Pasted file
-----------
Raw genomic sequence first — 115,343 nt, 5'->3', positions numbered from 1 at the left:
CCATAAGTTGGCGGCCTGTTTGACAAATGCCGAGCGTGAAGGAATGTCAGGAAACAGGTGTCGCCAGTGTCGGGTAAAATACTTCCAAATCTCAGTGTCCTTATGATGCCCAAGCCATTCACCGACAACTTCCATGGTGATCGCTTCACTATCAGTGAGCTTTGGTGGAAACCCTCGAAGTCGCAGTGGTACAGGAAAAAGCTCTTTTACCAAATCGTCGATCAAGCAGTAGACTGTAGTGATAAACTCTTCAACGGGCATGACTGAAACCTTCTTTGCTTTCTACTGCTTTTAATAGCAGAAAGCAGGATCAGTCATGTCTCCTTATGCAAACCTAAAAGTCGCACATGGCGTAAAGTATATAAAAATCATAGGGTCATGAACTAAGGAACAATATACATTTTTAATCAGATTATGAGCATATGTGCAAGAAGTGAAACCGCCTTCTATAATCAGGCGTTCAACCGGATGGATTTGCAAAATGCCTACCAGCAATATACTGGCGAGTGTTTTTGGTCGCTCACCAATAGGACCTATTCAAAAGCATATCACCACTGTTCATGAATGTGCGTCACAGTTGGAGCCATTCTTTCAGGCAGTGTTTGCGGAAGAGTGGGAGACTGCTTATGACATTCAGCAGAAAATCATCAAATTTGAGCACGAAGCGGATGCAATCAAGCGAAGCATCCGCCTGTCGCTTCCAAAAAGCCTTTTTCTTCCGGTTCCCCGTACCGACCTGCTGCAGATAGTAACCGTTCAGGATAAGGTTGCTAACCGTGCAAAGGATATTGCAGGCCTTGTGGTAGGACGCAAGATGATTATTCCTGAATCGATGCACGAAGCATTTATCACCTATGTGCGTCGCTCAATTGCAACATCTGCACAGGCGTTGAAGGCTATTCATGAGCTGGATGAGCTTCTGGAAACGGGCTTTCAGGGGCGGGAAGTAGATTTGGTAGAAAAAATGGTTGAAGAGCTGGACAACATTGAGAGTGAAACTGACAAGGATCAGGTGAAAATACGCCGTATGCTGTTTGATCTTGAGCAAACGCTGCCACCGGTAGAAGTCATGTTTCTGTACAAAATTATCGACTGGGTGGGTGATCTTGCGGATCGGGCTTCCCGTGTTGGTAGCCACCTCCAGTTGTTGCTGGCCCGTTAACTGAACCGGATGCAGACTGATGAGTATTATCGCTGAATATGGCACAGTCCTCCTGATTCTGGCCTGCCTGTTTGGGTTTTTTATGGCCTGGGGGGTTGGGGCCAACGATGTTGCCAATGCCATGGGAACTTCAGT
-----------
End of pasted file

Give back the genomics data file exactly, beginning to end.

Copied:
Raw genomic sequence first — 115,343 nt, 5'->3', positions numbered from 1 at the left:
CCATAAGTTGGCGGCCTGTTTGACAAATGCCGAGCGTGAAGGAATGTCAGGAAACAGGTGTCGCCAGTGTCGGGTAAAATACTTCCAAATCTCAGTGTCCTTATGATGCCCAAGCCATTCACCGACAACTTCCATGGTGATCGCTTCACTATCAGTGAGCTTTGGTGGAAACCCTCGAAGTCGCAGTGGTACAGGAAAAAGCTCTTTTACCAAATCGTCGATCAAGCAGTAGACTGTAGTGATAAACTCTTCAACGGGCATGACTGAAACCTTCTTTGCTTTCTACTGCTTTTAATAGCAGAAAGCAGGATCAGTCATGTCTCCTTATGCAAACCTAAAAGTCGCACATGGCGTAAAGTATATAAAAATCATAGGGTCATGAACTAAGGAACAATATACATTTTTAATCAGATTATGAGCATATGTGCAAGAAGTGAAACCGCCTTCTATAATCAGGCGTTCAACCGGATGGATTTGCAAAATGCCTACCAGCAATATACTGGCGAGTGTTTTTGGTCGCTCACCAATAGGACCTATTCAAAAGCATATCACCACTGTTCATGAATGTGCGTCACAGTTGGAGCCATTCTTTCAGGCAGTGTTTGCGGAAGAGTGGGAGACTGCTTATGACATTCAGCAGAAAATCATCAAATTTGAGCACGAAGCGGATGCAATCAAGCGAAGCATCCGCCTGTCGCTTCCAAAAAGCCTTTTTCTTCCGGTTCCCCGTACCGACCTGCTGCAGATAGTAACCGTTCAGGATAAGGTTGCTAACCGTGCAAAGGATATTGCAGGCCTTGTGGTAGGACGCAAGATGATTATTCCTGAATCGATGCACGAAGCATTTATCACCTATGTGCGTCGCTCAATTGCAACATCTGCACAGGCGTTGAAGGCTATTCATGAGCTGGATGAGCTTCTGGAAACGGGCTTTCAGGGGCGGGAAGTAGATTTGGTAGAAAAAATGGTTGAAGAGCTGGACAACATTGAGAGTGAAACTGACAAGGATCAGGTGAAAATACGCCGTATGCTGTTTGATCTTGAGCAAACGCTGCCACCGGTAGAAGTCATGTTTCTGTACAAAATTATCGACTGGGTGGGTGATCTTGCGGATCGGGCTTCCCGTGTTGGTAGCCACCTCCAGTTGTTGCTGGCCCGTTAACTGAACCGGATGCAGACTGATGAGTATTATCGCTGAATATGGCACAGTCCTCCTGATTCTGGCCTGCCTGTTTGGGTTTTTTATGGCCTGGGGGGTTGGGGCCAACGATGTTGCCAATGCCATGGGAACTTCAGT